“I’m not going!” I said emotionally when we finished reading the message. Since 1993 our family had been living in an Amazon jungle community. A lot of time had been invested in Mayoruna Indian language study, building relationships with suspicious Brazilian neighbors and Indians and also starting a local church. My husband, Jeff, was now at the point where he could experiment with a bit of translation. How could our organization ask us to move from our jungle home to a city base at this point in our language and culture study? And all because there weren’t enough personnel to replace the couple leaving. Dozens of upcoming problems rushed to my tongue, among them, “I’ll never see you. I’ll be stuck in our house while you work down at the house, hobnobbing with the traveling global workers. I’ll just never see you.”

I needed some time and escaped to the quiet of my bedroom. Of course, the tears came and after Jeff entered the room I sobbed out, “Nothing good can come from this move, except maybe that we can now drink Coke.” Even I had to laugh.   Aside from that I could find little good in the upcoming change. My present house would be open for others to possibly abuse. If the kitchen of the new house was not equipped like mine, how could I get along? So much of our everyday “stuff and belongings” I implemented in our boys’ homeschooling. How was I to do that there? Our furlough would be pushed back a few months – wouldn’t that wreck the reunion my mother-in-law set so long ago? How could I talk to my mom on the HAM radio if we couldn’t bring it? We wouldn’t see any more Indians. What seemed worse, we would go backwards in our language study

while involved in a different ministry. Actually we would be away from the Mayoruna language for at least 2-1/2 years because our furlough came on the heels of this new assignment. On and on the thoughts came. Jeff’s first counsel was wonderful for me. “Let’s not think about it for today,” he calmly told me. He wisely knew that any conversation would be a repeat of my first thoughts—millions of reasons why we shouldn’t go.

When it was time to calmly talk it over, our conversation went well and ended with a very happy resolution. We would simply pray and ask God that if He wanted someone else for the job, He would raise them up – a calming thought.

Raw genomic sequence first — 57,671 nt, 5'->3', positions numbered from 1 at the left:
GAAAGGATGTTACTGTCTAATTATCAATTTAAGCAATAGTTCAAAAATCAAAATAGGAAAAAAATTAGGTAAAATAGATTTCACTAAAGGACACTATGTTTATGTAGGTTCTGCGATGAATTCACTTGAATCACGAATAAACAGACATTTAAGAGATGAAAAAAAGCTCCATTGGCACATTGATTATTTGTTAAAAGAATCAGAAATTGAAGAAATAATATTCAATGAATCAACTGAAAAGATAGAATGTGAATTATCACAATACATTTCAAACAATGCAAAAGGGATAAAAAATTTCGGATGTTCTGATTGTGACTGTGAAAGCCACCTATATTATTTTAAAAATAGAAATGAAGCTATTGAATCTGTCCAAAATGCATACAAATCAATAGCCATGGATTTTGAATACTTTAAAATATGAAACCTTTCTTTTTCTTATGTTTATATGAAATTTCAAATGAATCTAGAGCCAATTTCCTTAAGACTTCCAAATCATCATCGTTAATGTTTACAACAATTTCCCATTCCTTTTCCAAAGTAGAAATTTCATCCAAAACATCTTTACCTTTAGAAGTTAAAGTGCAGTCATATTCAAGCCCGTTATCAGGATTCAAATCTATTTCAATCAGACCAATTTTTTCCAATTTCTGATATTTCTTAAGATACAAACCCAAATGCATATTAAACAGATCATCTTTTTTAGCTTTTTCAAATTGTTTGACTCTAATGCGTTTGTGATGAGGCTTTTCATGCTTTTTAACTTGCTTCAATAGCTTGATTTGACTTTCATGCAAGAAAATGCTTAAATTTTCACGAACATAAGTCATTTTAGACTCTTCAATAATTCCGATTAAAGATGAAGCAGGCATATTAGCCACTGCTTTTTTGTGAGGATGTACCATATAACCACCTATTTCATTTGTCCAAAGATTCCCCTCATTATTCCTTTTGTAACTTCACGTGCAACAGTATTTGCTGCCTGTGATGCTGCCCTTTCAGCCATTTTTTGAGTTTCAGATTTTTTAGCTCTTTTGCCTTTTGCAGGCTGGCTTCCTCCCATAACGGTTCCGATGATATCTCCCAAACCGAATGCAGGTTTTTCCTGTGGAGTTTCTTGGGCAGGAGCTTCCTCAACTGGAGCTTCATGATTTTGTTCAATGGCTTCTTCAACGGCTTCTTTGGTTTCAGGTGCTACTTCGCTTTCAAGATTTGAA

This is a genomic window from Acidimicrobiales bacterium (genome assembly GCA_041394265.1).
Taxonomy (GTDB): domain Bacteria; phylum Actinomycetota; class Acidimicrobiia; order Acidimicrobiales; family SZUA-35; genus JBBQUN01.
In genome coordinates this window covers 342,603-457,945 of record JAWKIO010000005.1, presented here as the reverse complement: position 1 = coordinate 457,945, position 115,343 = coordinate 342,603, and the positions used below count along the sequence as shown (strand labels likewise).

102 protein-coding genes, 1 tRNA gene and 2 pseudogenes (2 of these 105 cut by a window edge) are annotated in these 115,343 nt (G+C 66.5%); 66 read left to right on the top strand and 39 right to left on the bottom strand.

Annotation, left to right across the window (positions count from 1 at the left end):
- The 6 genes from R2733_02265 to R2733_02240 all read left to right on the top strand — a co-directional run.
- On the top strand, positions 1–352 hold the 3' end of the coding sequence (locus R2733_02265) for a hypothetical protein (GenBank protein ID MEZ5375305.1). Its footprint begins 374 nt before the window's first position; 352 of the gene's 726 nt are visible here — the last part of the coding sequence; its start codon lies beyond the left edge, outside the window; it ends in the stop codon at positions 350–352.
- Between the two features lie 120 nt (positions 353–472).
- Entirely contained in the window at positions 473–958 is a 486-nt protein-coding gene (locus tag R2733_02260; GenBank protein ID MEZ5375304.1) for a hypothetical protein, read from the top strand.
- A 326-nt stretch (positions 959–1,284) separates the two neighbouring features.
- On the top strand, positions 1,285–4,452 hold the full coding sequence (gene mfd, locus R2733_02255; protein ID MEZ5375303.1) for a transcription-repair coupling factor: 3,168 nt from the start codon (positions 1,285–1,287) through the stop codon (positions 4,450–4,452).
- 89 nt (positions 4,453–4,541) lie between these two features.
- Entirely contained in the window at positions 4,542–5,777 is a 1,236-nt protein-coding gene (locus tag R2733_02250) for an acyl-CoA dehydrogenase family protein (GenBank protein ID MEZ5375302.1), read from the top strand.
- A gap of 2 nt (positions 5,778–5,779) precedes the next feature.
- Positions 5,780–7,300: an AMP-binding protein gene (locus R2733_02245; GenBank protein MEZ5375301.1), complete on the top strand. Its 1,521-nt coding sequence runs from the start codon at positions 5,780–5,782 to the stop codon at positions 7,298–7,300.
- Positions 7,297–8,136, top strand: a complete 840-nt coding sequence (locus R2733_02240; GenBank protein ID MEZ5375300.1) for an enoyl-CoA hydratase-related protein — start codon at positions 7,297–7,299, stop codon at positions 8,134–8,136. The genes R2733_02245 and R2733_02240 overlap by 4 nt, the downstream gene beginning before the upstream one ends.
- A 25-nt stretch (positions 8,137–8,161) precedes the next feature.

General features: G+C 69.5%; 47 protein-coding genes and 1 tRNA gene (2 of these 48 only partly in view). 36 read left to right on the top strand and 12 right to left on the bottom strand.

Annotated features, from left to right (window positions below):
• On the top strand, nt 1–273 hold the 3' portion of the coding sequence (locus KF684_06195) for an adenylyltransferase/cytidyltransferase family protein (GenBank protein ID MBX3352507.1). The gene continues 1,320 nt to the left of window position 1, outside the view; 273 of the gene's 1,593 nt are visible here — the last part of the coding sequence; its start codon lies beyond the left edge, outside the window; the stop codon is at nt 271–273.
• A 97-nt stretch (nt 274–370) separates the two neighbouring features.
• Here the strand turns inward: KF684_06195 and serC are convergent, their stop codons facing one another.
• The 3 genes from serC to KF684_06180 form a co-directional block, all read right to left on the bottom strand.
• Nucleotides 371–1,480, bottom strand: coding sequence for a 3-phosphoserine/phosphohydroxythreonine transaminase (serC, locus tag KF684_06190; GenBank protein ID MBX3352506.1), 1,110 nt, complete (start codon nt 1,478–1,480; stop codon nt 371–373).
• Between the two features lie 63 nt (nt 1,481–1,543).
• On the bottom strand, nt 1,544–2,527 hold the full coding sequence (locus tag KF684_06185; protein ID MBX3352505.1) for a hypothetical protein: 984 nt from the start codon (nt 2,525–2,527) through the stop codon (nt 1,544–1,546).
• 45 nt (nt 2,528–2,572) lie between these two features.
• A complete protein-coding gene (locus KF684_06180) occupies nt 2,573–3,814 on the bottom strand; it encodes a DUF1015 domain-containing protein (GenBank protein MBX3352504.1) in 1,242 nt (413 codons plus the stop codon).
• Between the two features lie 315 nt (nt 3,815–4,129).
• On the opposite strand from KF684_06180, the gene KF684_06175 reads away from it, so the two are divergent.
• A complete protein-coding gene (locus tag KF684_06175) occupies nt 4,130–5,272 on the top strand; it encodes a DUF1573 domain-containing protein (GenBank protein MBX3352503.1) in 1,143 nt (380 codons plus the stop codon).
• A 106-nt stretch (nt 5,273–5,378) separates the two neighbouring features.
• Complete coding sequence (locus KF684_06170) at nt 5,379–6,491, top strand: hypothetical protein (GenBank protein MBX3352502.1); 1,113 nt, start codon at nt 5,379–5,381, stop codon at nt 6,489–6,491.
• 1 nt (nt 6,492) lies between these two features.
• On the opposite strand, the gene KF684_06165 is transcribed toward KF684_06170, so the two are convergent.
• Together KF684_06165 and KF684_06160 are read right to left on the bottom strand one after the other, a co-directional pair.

As bitter emotions fought for control, God’s faithful working began in my heart. In my daily reading through Proverbs for that week I came upon “Trust in the Lord with all thine heart; and lean not unto thine own understanding. In all thy ways acknowledge Him, and He shall direct Thy paths.” (Prov. 3:5-6) This is a comforting passage at any time, but more so during a big change.

Doubts still did come, however, and rocked my boat.   Our directors aren’t divine, I thought. What if God wants someone else for the job and they don’t recognize it. The Lord had to remind me that HE is Divine and has the hearts of kings in His hands. At the time I was reading Catherine Marshall’s To Live Again. She had been struggling with the same thing I was—God’s ability to move and overrule people’s plans. “Either God lives – or He doesn’t. Either He has real power – or it is all delusion. If God could overrule Joseph’s brothers and assorted Pharaohs and kings, then He could manage modern rulers.” Now while Catherine Marshall’s thoughts included God moving non-Christians her statement of God’s power gave me hope. How much more so could He direct Christian leaders.

The Lord even worked in a humorous way as He used my own tongue to teach me. One Sunday found me singing the merits of Jesus’ mother Mary, during a children’s Sunday School class. I firmly praised her for being God’s open servant. She was willing to do whatever He wanted. “This Christmas,” I challenged the children, “you can give Jesus a present—give Him yourself.” As I was teaching the class, these words challenged me right where I was.

It seemed as if The Faithful One was not throwing me out but trying to make a willing servant out of me. There came a point where I realized that I was being rebellious and needed to ask forgiveness from the Father Who always has the best plan. Who was I to fight against the all-knowing One. Wherever He is leading us we can be assured that He has already been there. Tender, merciful, loving – all comforting characteristics about our heavenly Father. Sovereignty is also comforting as it gives us security as we realize there is no safer plan to be involved in than the plan that the all-knowing One has directed.

“I know that Thou canst do all things, and that no purpose of Thine can be thwarted.” Job 42:2


©1999 Thrive

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